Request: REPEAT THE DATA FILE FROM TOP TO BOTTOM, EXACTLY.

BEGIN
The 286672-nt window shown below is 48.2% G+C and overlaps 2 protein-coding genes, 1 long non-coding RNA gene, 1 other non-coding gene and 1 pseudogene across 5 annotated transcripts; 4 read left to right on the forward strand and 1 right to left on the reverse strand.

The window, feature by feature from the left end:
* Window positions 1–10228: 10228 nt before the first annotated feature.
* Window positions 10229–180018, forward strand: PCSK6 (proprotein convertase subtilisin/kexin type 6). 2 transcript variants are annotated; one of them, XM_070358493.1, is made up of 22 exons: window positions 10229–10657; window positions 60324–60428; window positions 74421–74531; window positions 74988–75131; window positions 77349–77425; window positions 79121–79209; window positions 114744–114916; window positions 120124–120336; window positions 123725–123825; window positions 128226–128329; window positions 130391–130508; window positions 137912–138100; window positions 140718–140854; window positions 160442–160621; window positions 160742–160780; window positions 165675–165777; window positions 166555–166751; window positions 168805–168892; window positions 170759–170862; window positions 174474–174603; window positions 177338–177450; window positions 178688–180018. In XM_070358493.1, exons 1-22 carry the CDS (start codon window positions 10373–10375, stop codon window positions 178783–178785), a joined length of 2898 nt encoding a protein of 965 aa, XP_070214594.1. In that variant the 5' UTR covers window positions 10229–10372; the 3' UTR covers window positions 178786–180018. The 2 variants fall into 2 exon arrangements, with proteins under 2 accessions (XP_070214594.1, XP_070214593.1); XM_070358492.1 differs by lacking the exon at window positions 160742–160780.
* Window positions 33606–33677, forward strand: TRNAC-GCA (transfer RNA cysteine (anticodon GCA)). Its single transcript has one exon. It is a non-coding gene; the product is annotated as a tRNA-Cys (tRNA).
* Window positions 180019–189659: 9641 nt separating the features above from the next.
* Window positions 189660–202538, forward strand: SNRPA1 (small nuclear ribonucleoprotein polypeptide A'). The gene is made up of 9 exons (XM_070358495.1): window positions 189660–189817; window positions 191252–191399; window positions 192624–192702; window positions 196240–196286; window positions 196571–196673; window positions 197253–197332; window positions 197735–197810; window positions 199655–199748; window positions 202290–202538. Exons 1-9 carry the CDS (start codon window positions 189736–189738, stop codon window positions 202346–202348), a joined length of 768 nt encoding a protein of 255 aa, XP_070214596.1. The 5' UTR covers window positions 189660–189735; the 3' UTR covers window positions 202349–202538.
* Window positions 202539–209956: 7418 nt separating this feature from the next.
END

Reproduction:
The 286672-nt window shown below is 48.2% G+C and overlaps 2 protein-coding genes, 1 long non-coding RNA gene, 1 other non-coding gene and 1 pseudogene across 5 annotated transcripts; 4 read left to right on the forward strand and 1 right to left on the reverse strand.

The window, feature by feature from the left end:
* Window positions 1–10228: 10228 nt before the first annotated feature.
* Window positions 10229–180018, forward strand: PCSK6 (proprotein convertase subtilisin/kexin type 6). 2 transcript variants are annotated; one of them, XM_070358493.1, is made up of 22 exons: window positions 10229–10657; window positions 60324–60428; window positions 74421–74531; window positions 74988–75131; window positions 77349–77425; window positions 79121–79209; window positions 114744–114916; window positions 120124–120336; window positions 123725–123825; window positions 128226–128329; window positions 130391–130508; window positions 137912–138100; window positions 140718–140854; window positions 160442–160621; window positions 160742–160780; window positions 165675–165777; window positions 166555–166751; window positions 168805–168892; window positions 170759–170862; window positions 174474–174603; window positions 177338–177450; window positions 178688–180018. In XM_070358493.1, exons 1-22 carry the CDS (start codon window positions 10373–10375, stop codon window positions 178783–178785), a joined length of 2898 nt encoding a protein of 965 aa, XP_070214594.1. In that variant the 5' UTR covers window positions 10229–10372; the 3' UTR covers window positions 178786–180018. The 2 variants fall into 2 exon arrangements, with proteins under 2 accessions (XP_070214594.1, XP_070214593.1); XM_070358492.1 differs by lacking the exon at window positions 160742–160780.
* Window positions 33606–33677, forward strand: TRNAC-GCA (transfer RNA cysteine (anticodon GCA)). Its single transcript has one exon. It is a non-coding gene; the product is annotated as a tRNA-Cys (tRNA).
* Window positions 180019–189659: 9641 nt separating the features above from the next.
* Window positions 189660–202538, forward strand: SNRPA1 (small nuclear ribonucleoprotein polypeptide A'). The gene is made up of 9 exons (XM_070358495.1): window positions 189660–189817; window positions 191252–191399; window positions 192624–192702; window positions 196240–196286; window positions 196571–196673; window positions 197253–197332; window positions 197735–197810; window positions 199655–199748; window positions 202290–202538. Exons 1-9 carry the CDS (start codon window positions 189736–189738, stop codon window positions 202346–202348), a joined length of 768 nt encoding a protein of 255 aa, XP_070214596.1. The 5' UTR covers window positions 189660–189735; the 3' UTR covers window positions 202349–202538.
* Window positions 202539–209956: 7418 nt separating this feature from the next.